Randy Berry is a former fire chief, state representative and papermill worker. When the Wausau Paper Corp. mill in Jay and Livermore Falls closed in 2009, he earned a bachelor’s degree in geography at the University of Maine in Farmington through the Trade Adjustment Assistance program, but his world today is all about being prepared for emergencies. 

Name: Randall “Randy” Berry

Resident town: Livermore

Age: 58

Job: Assistant plans/training/operations officer at Androscoggin Unified Emergency Management Agency.

What are your responsibilities in your position? I maintain a public resource inventory for fire, emergency medical service, police, emergency management agency, public works in Androscoggin County. Recently I’ve taken on chemical reporting responsibilities. I prepare and provide preparedness and public information materials; I am the liaison for the Community Emergency Response Team. I have been integrating Geographic Information Systems tools to nearly all facets of my work. I think GIS is an important tool for good government.

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What type of emergency planning projects are you working on? I have a lot of projects in the works. I am currently updating our resource inventory while also thinking about how I can improve the mapping we do for chemical emergency planning. I’ve been working on a hazard vulnerability assessment tool to help facilities update their emergency plans for flood hazards and potential threat zones for extremely hazardous substance facilities.

A day care provider who was working on a project for a college class knew that the state was adding a requirement for emergency plans for day cares, so we worked up a model. It was a good learning experience for me, and Director Joanne Potvin even prepared a training session for emergency planning for day cares.

I have created what I call “community maps,” with local fire stations, town offices, 911 roads and addresses, etc., and shared with the towns as a base map. We can add other layers, such as shelters, during an event.

“Emergency services planning maps” for each town may include analyses to support (Insurance Service Office) community fire ratings, such as within 5 miles from the nearest fire station, closest hydrant and closest mutual aid, and a county-wide (plus) hydrant layer that includes dry hydrants. The greatest challenge is to keep data current and useful. My co-worker, Joan Bouchard, has been very helpful.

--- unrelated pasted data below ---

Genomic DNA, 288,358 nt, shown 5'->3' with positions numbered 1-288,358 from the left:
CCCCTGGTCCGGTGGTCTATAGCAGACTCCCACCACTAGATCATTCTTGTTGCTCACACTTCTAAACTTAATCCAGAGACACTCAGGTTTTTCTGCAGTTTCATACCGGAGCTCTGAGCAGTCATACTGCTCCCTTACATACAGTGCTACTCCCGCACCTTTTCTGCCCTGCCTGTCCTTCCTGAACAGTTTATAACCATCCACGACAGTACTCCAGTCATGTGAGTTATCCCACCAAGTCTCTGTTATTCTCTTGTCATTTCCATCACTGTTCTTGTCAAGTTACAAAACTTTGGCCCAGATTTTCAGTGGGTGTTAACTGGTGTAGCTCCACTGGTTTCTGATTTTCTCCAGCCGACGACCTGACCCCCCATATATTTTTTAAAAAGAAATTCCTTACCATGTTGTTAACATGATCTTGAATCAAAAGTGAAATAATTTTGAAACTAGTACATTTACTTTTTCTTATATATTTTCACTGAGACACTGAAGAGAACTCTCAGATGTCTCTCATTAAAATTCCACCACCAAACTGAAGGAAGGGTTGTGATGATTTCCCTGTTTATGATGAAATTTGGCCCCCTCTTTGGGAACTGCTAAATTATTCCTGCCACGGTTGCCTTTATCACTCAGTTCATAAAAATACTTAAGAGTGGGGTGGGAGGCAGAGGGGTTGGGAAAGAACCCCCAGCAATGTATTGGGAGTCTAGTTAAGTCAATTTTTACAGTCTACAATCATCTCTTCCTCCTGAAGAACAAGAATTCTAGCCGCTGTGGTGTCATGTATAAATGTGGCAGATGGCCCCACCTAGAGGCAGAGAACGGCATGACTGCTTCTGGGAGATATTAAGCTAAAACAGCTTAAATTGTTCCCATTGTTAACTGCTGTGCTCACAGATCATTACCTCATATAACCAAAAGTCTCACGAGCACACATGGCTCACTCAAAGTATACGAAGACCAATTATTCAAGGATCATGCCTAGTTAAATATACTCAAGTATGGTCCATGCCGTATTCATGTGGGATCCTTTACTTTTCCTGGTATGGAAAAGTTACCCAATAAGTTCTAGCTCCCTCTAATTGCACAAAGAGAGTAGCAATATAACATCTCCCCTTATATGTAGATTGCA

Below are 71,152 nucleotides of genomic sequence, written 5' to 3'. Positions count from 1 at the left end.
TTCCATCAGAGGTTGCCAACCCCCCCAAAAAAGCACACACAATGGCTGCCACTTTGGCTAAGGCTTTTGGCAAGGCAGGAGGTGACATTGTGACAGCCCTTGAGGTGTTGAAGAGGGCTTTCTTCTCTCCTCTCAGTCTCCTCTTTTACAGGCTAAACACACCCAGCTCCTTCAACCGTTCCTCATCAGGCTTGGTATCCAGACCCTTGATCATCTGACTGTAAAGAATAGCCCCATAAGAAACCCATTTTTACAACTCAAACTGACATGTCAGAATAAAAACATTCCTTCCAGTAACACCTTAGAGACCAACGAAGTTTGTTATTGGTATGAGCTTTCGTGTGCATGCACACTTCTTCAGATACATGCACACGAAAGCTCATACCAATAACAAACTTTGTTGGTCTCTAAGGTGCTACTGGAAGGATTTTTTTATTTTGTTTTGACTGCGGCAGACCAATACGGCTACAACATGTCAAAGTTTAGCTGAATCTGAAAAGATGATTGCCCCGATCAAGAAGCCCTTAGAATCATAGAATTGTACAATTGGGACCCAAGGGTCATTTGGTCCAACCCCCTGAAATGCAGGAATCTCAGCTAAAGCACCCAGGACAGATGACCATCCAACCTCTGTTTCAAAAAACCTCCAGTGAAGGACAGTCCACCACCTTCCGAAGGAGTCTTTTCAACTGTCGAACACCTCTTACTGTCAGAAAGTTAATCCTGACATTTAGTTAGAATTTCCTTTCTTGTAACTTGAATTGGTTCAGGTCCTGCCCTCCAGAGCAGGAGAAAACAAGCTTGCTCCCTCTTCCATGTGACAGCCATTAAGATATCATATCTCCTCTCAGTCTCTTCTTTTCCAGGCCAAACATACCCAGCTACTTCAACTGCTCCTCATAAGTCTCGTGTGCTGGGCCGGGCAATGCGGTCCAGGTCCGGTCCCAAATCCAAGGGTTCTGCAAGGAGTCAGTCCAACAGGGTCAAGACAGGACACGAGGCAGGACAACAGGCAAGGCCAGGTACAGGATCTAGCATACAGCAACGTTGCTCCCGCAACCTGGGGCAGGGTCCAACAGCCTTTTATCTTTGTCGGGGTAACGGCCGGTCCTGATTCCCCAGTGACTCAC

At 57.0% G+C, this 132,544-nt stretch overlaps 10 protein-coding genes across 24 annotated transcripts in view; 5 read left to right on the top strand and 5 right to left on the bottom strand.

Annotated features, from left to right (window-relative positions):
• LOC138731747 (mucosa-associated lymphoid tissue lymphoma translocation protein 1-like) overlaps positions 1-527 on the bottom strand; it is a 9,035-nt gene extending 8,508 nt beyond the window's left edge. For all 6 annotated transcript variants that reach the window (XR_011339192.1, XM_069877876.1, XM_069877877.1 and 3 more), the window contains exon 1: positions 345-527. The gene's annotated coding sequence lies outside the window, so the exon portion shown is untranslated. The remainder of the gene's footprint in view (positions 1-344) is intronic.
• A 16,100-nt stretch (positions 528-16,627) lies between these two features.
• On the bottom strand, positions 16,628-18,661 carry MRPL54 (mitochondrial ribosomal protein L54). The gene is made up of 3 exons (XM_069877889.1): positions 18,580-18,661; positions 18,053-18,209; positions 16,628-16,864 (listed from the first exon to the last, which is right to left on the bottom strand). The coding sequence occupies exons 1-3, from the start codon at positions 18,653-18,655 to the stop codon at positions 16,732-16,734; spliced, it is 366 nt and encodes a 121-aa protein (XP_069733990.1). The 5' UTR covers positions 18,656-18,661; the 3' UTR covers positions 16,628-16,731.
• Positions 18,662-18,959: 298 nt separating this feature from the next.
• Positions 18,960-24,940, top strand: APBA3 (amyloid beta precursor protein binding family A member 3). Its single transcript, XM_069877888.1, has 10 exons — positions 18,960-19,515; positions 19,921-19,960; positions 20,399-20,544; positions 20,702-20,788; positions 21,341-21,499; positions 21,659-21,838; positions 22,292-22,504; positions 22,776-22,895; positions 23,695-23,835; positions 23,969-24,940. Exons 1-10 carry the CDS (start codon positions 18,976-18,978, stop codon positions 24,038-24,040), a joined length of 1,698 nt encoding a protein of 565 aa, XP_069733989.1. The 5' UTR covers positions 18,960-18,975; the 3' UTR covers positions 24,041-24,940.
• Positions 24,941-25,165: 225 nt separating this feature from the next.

Have you been involved in special events planning? I’ve been collaborating with Rosemary Mosher, GIS manager at the city of Auburn. Auburn is preparing for events for their 150th celebrations during the coming year. She is the GIS mastermind, but I have been lucky to learn and experiment with some of the tools for emergency personnel for event planning. She’s actually incorporated some of my apps within her apps. We met with some fire, police and city officials at Auburn Police Department during the Dempsey Challenge and I am really interested in working with both cities.

Are there any plans to develop debris sites in case of a major disaster? During the ice storm of (1998) towns were scrambling to find room to stockpile and process debris. Some choices had environmental concerns, such as being on top of critical aquifers. (Hurricanes) Katrina and Sandy were examples of tremendous amounts of debris that had to be cleaned up. I think in Maine we usually think of trees, but we should also have a plan for other demolition debris in case of a major flood or hurricane, for example. Steve Gould started as the Livermore Falls interim town manager when I was working on mapping locations that towns might expect to locate debris. He was interested in my project and has been proactive to establish an appropriate site plan to separate materials for processing and to qualify for Federal Emergency Management Agency reimbursement for debris management.

What apps have you developed pertaining to emergency management?I’ve been developing and experimenting with apps for damage assessments. We can start to gather and share information that will provide situational awareness for responders and officials, such as immediate hazards, i.e. wires down, road flooding, culvert washouts, etc. We’ve trained our CERT and some local EMA directors. We have an app that allows crowd-sourced photos and videos. This can be used to gather and share local views of the approaching storm, flooding and wind damage for rescue, response, recovery and cleanup phases.

Randall Berry of Livermore is the assistant plans, training and operations officer at the Androscoggin Unified Emergency Management Agency in Lewiston. (Submitted Photo)


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